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Consumer health advocates urge governor to sign bill package; NY protests for Jewish democracy heighten as Netanyahu meets UN today; Multiple Utah cities set to use ranked-choice voting in next election.

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The Pentagon wants to help service members denied benefits under "Don't Ask, Don't Tell," advocates back a new federal office of gun violence prevention, and a top GOP member assures the Ukrainian president more help is coming.

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An Indigenous project in South Dakota seeks to protect tribal data sovereignty, advocates in North Carolina are pushing back against attacks on public schools, and Arkansas wants the hungriest to have access to more fruits and veggies.

Exhibit Showcases Ties Between Boston Residents, Historic Mayoral Race

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Friday, August 27, 2021   

BOSTON -- A new photo exhibit in the Seaport District showcases the surprising ties between a wide swath of Boston residents.

The Boston Uncornered Photo Project features larger-than-life portraits taken by photographer John Huet of the six people running for Boston mayor, beside former gang members and community leaders.

They're accompanied by stories of a time each person felt cornered by a negative experience, like racism, a traumatic event, or people not believing in them, and how they pushed through.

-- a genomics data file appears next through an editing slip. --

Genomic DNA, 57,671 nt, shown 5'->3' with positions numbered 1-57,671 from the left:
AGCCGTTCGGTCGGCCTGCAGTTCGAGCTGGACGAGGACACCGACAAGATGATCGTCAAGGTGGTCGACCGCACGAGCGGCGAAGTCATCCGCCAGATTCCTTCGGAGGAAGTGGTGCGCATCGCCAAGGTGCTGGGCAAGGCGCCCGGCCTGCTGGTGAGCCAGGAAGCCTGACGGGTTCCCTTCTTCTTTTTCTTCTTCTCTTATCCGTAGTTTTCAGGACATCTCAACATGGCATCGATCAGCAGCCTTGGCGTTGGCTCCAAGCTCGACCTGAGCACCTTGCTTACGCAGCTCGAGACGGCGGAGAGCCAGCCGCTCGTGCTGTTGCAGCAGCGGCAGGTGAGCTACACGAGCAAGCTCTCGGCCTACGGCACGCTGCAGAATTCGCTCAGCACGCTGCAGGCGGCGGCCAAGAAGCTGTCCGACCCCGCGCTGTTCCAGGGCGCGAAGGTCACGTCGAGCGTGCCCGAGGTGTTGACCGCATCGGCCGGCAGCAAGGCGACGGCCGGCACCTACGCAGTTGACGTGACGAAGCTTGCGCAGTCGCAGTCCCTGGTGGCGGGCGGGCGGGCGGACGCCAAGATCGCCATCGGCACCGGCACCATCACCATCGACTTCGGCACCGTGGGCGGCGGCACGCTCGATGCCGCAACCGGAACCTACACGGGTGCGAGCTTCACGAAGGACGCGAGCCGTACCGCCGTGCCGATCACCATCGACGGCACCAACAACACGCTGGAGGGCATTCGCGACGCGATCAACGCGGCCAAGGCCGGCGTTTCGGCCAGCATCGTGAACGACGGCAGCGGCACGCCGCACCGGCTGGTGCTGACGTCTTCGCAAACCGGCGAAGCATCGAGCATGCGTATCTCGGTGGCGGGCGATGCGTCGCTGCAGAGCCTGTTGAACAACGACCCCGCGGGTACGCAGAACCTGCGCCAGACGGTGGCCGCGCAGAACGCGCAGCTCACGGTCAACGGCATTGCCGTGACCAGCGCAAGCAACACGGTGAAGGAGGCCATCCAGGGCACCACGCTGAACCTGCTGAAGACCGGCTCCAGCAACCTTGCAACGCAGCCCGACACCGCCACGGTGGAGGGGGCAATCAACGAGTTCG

Michelle Caldeira, co-founder and senior vice president of Boston Uncornered, based in Dorchester, said it is important to amplify a variety of voices.

"So that the world can see that the gang-involved individuals are no different than you or me," Caldeira explained. "They have hopes, they have dreams, they have goals; they just need resources and opportunities to be able to achieve those things."

Caldeira added Boston Uncornered, part of College Bound Dorchester, was formed to help already influential gang leaders become positive, rather than negative, influences in the city. A 2020 impact study found 70% of Uncornered students go on to college; more than double the percentage of gang members who enroll nationally.

The photo exhibit is open to the public until Sep. 15.

Caldeira pointed out the upcoming mayoral election is a milestone for Boston. Five of the six candidates are people of color, including Acting Mayor Kim Janey, the first woman and the first Black person to serve in her role.

"This is 200 years in the making, right, the first Black woman leading the city," Caldeira remarked. "We can 'uncorner' Boston, we can end violence, we can create opportunities for young people in Boston."

Since the Uncornered program started, incidents of crime have been three times less prevalent in neighborhoods where Uncornered students were most engaged. Caldeira emphasized the portraits also are beautiful works of art, with powerful stories, and urged people to see them in person.


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